You can see the frustration on the president’s face. It’s almost like the ingrates who refuse to understand that his were necessary lies for their own good are spoiling all his fun.

30 Oct 2013

Aztec Statism

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Hat tip to James Harberson.

28 Oct 2013

Shutdown Over

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23 Sep 2013

Statism and Gun Control

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George III / Thomas Jefferson

Dan Greenfield identifies the philosophy of the would be gun controllers and explains on which side historically statists demanding a governmental monopoly of force are really on.

The gun issue is about solving individual evil through central planning in a shelter big enough for everyone. A Gun Free Zone where everyone is a target and tries to live under the illusion that they aren’t. A society where everyone is drawing peace signs on colored notepaper while waiting under their desks for the bomb to fall.

That brand of control isn’t authority, it’s authority in panic mode believing that if it imposes total zero tolerance control then there will be no more shootings. And every time the dumb paradigm is blown to bits with another shotgun, then the rush is on to reinforce it with more total zero control tolerance.

Zero tolerance for the Second Amendment makes sense. If you ban all guns, except for those in the hands of the 708,000 police officers, some of the 1.5 million members of the armed forces, the security guards at armored cars and banks, the bodyguards of celebrities who call for gun control, and any of the other people who need a gun to do their job, then you’re sure to stop all shootings.

So long as none of those millions of people, or their tens of millions of kids, spouses, parents, grandchildren, girlfriends, boyfriends, roommates and anyone else who has access to them and their living spaces, carries out one of those shootings.

But this isn’t really about stopping shootings; it’s about the belief that the problem isn’t evil, but agency, that if we make sure that everyone who has guns is following government orders, then control will be asserted and the problem will stop.

It’s the central planning solution to evil. …

Gun control does not control guns, it gives the illusion of controlling people, and when it fails those in authority are able to say that they did everything that they could short of giving people the ability to defend themselves.

We live under the rule of organizers, community and otherwise, committed to bringing their perfect state into being through the absolute control over people, and the violent acts of lone madmen are a reminder that such control is fleeting and that attempting to control a problem often makes it worse by removing the natural human crowdsourced responses that would otherwise come into play.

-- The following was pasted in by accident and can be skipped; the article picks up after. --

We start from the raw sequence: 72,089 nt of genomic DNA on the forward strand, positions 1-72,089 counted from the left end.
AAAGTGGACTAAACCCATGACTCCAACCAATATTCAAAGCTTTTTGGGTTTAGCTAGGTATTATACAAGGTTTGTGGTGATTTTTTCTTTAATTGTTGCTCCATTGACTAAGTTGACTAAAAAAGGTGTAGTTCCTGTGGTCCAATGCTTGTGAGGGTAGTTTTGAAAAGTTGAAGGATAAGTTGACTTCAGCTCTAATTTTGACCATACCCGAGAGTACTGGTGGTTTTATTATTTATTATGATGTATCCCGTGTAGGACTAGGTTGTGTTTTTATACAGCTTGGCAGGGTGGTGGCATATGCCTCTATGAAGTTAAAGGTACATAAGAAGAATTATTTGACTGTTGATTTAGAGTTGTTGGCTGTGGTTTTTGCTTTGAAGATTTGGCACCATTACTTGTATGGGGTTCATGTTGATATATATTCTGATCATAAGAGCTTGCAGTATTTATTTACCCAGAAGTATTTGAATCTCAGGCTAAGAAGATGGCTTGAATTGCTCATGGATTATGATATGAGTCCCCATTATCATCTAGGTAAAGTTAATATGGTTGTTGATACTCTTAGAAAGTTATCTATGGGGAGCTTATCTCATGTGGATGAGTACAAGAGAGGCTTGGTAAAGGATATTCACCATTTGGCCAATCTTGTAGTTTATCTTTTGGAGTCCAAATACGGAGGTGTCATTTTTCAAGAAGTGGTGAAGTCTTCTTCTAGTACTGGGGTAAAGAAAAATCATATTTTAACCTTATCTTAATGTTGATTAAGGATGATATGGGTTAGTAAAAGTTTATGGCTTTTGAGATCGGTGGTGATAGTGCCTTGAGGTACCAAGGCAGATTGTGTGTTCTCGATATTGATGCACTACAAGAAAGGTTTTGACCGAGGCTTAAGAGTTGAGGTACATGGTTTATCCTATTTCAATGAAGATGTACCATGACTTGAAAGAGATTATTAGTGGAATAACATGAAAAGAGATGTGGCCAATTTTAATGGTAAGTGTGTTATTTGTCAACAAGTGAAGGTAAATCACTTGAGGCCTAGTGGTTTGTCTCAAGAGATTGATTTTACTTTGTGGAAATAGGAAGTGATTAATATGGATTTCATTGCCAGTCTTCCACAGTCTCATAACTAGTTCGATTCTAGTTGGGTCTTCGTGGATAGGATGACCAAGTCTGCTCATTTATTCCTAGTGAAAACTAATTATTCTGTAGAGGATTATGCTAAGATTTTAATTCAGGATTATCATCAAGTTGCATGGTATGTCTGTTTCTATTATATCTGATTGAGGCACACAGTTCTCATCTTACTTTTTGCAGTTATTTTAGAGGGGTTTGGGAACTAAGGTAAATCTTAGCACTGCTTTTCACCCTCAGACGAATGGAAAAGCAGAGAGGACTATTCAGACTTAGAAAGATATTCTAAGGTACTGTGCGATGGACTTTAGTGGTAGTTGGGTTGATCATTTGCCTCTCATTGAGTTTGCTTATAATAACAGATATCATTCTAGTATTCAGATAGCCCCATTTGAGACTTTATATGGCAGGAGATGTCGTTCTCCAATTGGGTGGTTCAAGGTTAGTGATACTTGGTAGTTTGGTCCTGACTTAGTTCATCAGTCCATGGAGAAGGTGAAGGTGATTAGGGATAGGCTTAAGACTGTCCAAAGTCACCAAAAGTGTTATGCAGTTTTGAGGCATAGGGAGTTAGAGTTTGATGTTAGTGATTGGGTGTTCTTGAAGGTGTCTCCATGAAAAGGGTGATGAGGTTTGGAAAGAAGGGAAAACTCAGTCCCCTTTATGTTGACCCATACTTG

People do kill people and the only way to stop that is by killing them first. To a utopian this is a moral paradox that invalidates everything that came before it, but to everyone else, it’s just life in a world where evil is a reality, not just a word. …

[T]he Democratic Party is no longer the party of Thomas Jefferson. It’s the party of King George III. And it doesn’t like the idea of armed peasants, not because an occasional peasants goes on a shooting spree, but because like a certain dead mad king who liked to talk to trees, it believes that government power comes before individual liberty. Like that dead king, it believes that it means this for the benefit of the peasants who will be better off being told what to do.

The question is the old elemental one about government control and individual agency. And tragedies like the one that just happened take us back to the equally old question of whether individual liberty is a better defense against human evil than the entrenched organizations of government.

Read the whole thing.

The key dynamic of statism requires some kind of government action in response to any problem making the news. It doesn’t really matter that gun control legislation will actually only disarm law-abiding, rational people who have no disposition at all to commit violent crimes. What matters is that government must be seen to be operating to solve the problem. Whether the problem is really solved or not is immaterial. Statist responses are symbolic expressions of power, designed to assure the masses that their rulers are in control. There is no necessity for causality to reach beyond the symbolism to the facts. As long as the pageant of identification of a PROBLEM is followed by a supposed SOLUTION and RESPONSE, government has proven its indispensibility, affirmed its authority, and justified its existence. The issues of ineffectuality and untoward consequences can easily be obfuscated away.


Lexington, Massachusetts, April 19, 1775, militia members resist government confiscation of assault weapons.